Every cuisine has its version of flatbread, and China is no exception. Scallion pancakes are flat, flaky pancakes filled with aromatic scallions, making them the perfect carby snack or wrap.
This traditional northern dish is widely available in China, and requires just a handful of ingredients that you most likely already have in your house. Try this scallion pancake recipe out if you want to spice up your next wrap recipe!
26. Lo Mai Fan (Chinese Sticky Rice)
Chinese New Year means li xi, red envelopes filled with money that is typically given to children, and Chinese sticky rice.
This simple but tasty dish consists of sticky rice, Chinese sausage, dried shrimp and dried mushrooms. And together, they make the perfect sticky rice combo. Becca from Cooking Therapy has a Chinese sticky rice recipe that reminds me of New Year celebrations from my childhood. It’s definitely a nostalgic and delicious dish!
27. Chun Juan (Spring Rolls)
Spring rolls, or chun juan, are eggroll’s lighter and crispier cousin. I personally prefer the thin wrappers on spring rolls as they remain crispy and light while still containing juicy and flavorful fillings.
I still fold spring rolls with my family today during the holidays, so if you’re looking to also incorporate some family time into your cooking, I would consider making homemade spring rolls. Delicious family fun! This homemade spring rolls recipe also comes with rolling instructions in case you’ve never rolled a spring roll before.
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28. Chou Doufu (Stinky Tofu)
I suggest this with a big disclaimer: stinky tofu is very stinky. I have personally never made stinky tofu, and it was an ordeal to find a homemade stinky tofu recipe.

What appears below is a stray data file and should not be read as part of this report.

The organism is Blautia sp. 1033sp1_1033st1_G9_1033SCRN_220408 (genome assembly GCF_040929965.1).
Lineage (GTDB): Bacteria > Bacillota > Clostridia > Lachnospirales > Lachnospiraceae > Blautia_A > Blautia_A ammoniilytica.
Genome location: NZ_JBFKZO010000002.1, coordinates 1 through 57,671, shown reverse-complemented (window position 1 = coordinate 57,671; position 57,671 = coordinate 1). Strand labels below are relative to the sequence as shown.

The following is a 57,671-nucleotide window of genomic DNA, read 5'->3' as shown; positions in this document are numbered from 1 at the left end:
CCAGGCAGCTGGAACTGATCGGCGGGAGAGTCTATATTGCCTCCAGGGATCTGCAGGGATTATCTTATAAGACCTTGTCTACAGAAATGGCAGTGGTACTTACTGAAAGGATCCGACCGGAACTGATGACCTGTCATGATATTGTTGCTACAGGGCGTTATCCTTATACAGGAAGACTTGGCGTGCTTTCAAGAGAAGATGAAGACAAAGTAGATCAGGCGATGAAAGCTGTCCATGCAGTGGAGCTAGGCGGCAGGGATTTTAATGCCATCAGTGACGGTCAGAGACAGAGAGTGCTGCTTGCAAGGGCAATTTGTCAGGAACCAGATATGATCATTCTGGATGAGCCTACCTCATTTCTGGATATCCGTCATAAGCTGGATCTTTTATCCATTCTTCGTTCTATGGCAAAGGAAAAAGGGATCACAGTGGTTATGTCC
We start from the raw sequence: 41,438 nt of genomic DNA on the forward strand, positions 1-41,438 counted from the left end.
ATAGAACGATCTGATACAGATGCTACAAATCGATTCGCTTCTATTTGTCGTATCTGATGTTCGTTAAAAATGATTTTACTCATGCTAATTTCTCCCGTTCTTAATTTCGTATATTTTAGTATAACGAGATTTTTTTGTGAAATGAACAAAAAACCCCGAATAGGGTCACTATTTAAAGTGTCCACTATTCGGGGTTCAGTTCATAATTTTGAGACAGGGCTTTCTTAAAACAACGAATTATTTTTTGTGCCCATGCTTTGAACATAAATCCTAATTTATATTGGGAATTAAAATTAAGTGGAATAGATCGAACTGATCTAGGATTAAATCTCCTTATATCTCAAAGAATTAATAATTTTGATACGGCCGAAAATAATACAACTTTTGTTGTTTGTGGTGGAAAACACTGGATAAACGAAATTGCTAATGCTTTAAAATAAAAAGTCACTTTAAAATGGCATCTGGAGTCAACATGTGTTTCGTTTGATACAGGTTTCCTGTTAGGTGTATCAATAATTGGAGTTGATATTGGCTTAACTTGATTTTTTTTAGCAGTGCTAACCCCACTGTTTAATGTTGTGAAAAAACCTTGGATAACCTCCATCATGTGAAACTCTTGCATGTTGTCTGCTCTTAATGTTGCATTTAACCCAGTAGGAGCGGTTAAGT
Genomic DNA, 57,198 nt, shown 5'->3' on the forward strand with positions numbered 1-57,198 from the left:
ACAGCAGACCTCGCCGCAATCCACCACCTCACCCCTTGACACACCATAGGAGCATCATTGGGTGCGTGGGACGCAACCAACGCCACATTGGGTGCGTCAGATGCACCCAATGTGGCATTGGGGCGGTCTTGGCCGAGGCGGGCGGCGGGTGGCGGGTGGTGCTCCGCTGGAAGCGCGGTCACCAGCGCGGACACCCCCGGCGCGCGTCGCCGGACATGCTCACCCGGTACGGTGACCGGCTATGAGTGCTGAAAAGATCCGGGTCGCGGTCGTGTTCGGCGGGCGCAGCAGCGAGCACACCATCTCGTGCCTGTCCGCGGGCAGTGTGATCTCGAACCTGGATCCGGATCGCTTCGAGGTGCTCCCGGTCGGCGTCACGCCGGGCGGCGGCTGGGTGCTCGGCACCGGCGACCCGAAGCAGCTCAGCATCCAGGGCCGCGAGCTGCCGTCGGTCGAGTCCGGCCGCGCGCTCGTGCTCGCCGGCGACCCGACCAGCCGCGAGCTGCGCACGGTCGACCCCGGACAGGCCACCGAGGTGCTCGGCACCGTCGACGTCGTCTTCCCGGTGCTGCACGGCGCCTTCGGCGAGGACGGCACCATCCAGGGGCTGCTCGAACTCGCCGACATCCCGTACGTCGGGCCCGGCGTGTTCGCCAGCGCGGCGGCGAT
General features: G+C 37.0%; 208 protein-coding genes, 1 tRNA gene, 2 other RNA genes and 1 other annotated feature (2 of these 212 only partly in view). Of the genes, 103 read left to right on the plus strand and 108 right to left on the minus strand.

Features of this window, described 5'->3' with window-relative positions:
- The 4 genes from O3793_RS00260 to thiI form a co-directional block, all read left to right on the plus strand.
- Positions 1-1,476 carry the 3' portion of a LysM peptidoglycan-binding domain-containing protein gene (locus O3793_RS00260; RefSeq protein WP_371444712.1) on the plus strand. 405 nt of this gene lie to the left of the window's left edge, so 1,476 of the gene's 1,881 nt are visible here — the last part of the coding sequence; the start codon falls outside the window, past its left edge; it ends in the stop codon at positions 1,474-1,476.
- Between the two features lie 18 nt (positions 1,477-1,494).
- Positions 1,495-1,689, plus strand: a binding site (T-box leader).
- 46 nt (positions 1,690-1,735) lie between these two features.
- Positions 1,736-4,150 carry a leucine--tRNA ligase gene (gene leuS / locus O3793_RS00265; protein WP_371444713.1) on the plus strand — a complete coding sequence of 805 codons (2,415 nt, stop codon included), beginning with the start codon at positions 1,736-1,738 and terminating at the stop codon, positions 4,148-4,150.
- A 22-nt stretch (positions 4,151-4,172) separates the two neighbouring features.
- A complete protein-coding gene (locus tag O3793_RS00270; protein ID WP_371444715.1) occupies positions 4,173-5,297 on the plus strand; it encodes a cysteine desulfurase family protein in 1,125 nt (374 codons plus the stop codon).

But I felt that it is probably one of the least accessible Chinese dishes to find. It is the fermented bean curd in stinky tofu that produces its eye-watering odor, but also what gives it the delicious and umami flavor.
No, it doesn’t taste stinky, but the smell is pretty intense. I recommend trying it once in your life, but proceed with caution.
29. Chuan Chuan Xiang
Unfortunately, I don’t have a recipe to share with you for this dish, but it is kind of self-explanatory.
Chuan chuan means “skewered food” and this dish is essentially a classic hot pot where the ingredients are on skewers. Instead of a broth, the skewered foods are placed in boiling oil.
It is a popular street food item in Chongqing, but has not yet made its spread to the United States. Luckily, it is fairly easy to recreate at home. After all, everything tastes better when it is on a stick.
30. Fān Qié Chǎo Dàn (Fried Eggs with Tomatoes)
It doesn’t get easier, simpler, and cheaper than this Chinese staple. Chinese egg tomato stir-fry is a very common homemade dinner dish because of the simple ingredient list and cooking process.
The tangy tomatoes create a light but flavorful taste when scrambled with eggs, sugar, and sesame oil. This Chinese tomato egg stir-fry recipe is a busy weeknight staple in my house.
31. Ma Yi Shang Shu (Braised Pork with Vermicelli)
Noodles are delicious and will always be my favorite, but vermicelli does not get the love and respect it deserves. This Sichuan dish uses vermicelli noodles and ground pork to create an aromatic and savory dish that will perfectly top over some white rice.
Traditionally, this dish is made with mung bean vermicelli because they have a softer texture. You can grab some on Amazon here or find them at your local Asian restaurant. I mostly cook this dish by eye and season with my heart now, but when I first made this dish, I used this braised pork with vermicelli recipe from Omnivore’s Cookbook.
32. Jian Dui (Sesame Balls)
Sesame balls are one of my favorite Chinese desserts! These sesame balls are deep-fried and normally filled with a sweet filling like red bean paste or black sesame paste.
The sesame ball’s chewy texture is made from sticky rice flour, and this gives it the perfect chew despite its crispy exterior.
Jian dui is a great snack and best had piping fresh, so I use this sesame ball recipe when I have a rampant craving for sesame balls.
33. Har Gow (Dim Sum Shrimp Dumplings)
Siu mai is often considered the star of the show at dim sum, but har gow can hold its own on any dim sum table. Har gow consists of a shrimp or shrimp filling that is wrapped in a thin and translucent wrapper. It is traditionally steamed.
Again, I recommend anyone who is having dim sum for the first time to try it in person as it is every bit about the experience as it is about the food. But if you don’t live near a dim sum restaurant, this har gow recipe is a great substitute!
34. Dan Dan Mian (Dan Dan Noodles)